How do I secure my mobile devices?


The rapidly changing technology and portability of mobile devices have forced people to heavily rely these products. With their increased functionalities, mobile devices carry out a number of our day-to-day activities, such as surfing the web, booking appointments, setting up reminders, sharing files, instant messaging, video calling, and even mobile banking. Given all these functionalities, mobile devices are vulnerable to online threats and are also susceptible to physical attacks due to their portability, consider the following safeguards:

  • Use strong passwords/biometrics - Strong passwords coupled with biometric features, such as fingerprint authenticators, make unauthorized access nearly impossible. Your passwords should be eight or more characters long and contain alphanumeric characters. If your mobile device allows two-factor authentication, don’t hesitate to use it. You don’t want to be subject to unforeseen attacks.

    The complexities of your passwords in other apps might tempt you to store them in a similar way a browser does – that is, using the ‘remember me feature.’ This feature should be avoided at all costs since it only increases the chances of your password getting spoofed. Alternatively, if you lose your device, another person might gain full access to it.

  • Ensure public or free Wi-Fi is protected - Everybody loves free Wi-Fi, especially when the data plan is inexpensive. But cheap can turn expensive in a very devastating manner. That’s because most of the free Wi-Fi points are not encrypted. These open networks allow malicious people to eavesdrop on the network traffic and easily get your passwords, usernames and other sensitive information.

    To protect against Wi-Fi hacking, use applications that secure your connection or at least tell you the status of the Wi-Fi to which you are connected. WPA (Wi-Fi Protected Access) is more secure compared to WEP (Wired Equivalent Privacy). As a matter of being cautious, you should also turn off wireless connectivity (Wi-Fi and Bluetooth) when you are not using them. Not only will this help avoid automatic connection to unencrypted networks but also save your battery.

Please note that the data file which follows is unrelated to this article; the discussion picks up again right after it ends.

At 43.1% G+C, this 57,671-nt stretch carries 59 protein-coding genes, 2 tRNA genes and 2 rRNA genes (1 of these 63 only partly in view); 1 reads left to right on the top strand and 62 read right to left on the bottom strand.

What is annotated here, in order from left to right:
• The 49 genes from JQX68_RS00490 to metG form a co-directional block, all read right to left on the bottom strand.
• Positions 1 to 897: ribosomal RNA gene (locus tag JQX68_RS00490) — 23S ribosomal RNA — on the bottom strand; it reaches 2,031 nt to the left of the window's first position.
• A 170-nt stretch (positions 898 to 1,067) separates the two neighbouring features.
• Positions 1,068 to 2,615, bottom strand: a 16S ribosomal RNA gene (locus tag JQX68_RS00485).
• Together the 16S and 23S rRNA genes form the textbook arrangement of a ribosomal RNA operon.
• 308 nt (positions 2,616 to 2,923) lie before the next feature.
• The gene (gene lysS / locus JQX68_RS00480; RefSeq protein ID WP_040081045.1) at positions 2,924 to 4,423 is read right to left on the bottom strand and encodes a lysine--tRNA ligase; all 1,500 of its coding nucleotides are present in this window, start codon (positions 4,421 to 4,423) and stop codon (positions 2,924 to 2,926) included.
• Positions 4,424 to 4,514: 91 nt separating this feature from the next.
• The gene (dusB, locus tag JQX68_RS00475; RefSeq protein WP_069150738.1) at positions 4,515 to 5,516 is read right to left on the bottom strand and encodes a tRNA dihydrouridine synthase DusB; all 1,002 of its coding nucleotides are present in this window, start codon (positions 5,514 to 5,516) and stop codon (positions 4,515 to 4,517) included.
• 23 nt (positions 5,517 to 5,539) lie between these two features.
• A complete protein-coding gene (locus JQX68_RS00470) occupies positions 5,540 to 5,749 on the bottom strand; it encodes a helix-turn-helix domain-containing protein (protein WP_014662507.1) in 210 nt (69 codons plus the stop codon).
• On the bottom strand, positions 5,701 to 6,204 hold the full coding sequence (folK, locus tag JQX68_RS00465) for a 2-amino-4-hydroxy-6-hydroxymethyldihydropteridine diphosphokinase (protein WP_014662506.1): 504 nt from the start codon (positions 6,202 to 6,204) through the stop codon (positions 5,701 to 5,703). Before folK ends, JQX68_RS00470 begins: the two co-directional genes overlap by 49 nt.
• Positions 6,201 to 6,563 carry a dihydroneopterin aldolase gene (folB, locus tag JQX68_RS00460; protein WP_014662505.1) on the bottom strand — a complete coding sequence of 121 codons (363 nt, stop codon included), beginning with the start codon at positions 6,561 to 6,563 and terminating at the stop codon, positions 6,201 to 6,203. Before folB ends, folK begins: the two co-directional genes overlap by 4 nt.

• Utilize VPN - If you’re not sure about the security status of the network to which you’re connected, using VPN (Virtual Private Network) client is mandatory. A VPN will enable you to connect to a network securely. At the same time, any browsing activity you do on the public Wi-Fi will be shielded from prying eyes.

  • It is also useful when accessing sites that are less secure. Non-HTTPS sites are visible to anyone who knows how to use networking and vulnerability tools. These sites are prone to MITM (Man-in-the-middle) attacks, which pave a way to eavesdropping and password sniffing. You really need to have a new mindset when it comes to fighting cybercrime.

  • Encrypt your device - Most mobile devices are bundled with a built-in encryption feature. Encryption is the process of making data unreadable. Decryption is converting the unreadable data into normal data. This is important in case of theft, and it prevents unauthorized access. You simply need to locate this feature on your mobile device and enter a password to encrypt your device.
  • This process may take time depending on the size of your data. The bigger the data, the more time it will take. Most importantly, you need to remember the encryption password because it’s required every time you want to use your mobile device.
  • Install an Antivirus application - The files you download and the apps you install on your mobile device might be packed with malicious code. Once launched, this code could send your data to hackers, thereby making you unsecured and robbing you of your privacy. To avoid that, installing a reputable antivirus application will guarantee your security.
  • Update to the latest software - Your mobile device firmware might also be vulnerable to security threats. New loopholes might be exploited leaving your device open to threats, to avoid that, always update your firmware/device. Major mobile device firmware companies, such as Google Android and Apples iOS, roll out new updates from time to time. Most of those updates act as a security patch to known vulnerabilities on your device. You might set up updates to be manual or automatic.